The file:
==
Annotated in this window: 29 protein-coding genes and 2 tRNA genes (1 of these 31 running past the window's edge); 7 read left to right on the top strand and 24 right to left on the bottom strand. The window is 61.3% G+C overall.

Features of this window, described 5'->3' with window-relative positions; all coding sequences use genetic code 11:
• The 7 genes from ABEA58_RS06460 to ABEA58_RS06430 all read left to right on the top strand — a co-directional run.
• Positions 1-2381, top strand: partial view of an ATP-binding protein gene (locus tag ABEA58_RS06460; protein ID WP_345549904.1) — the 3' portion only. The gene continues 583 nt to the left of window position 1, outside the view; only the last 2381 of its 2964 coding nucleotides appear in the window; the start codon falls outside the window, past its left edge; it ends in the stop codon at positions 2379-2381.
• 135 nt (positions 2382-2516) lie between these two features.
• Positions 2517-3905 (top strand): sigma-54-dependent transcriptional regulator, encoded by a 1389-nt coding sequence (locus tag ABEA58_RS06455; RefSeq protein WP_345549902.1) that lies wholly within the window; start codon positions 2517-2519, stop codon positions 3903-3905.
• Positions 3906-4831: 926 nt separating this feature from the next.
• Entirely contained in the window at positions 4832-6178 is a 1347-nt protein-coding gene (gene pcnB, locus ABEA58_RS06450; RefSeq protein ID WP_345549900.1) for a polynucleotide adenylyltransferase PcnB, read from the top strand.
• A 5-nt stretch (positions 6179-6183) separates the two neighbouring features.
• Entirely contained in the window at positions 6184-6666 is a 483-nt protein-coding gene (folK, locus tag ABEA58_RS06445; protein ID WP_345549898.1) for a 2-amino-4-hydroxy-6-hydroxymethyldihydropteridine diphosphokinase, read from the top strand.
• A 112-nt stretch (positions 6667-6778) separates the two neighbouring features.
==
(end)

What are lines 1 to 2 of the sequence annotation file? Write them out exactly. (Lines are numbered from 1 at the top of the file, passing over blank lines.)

Annotated in this window: 29 protein-coding genes and 2 tRNA genes (1 of these 31 running past the window's edge); 7 read left to right on the top strand and 24 right to left on the bottom strand. The window is 61.3% G+C overall.

Features of this window, described 5'->3' with window-relative positions; all coding sequences use genetic code 11: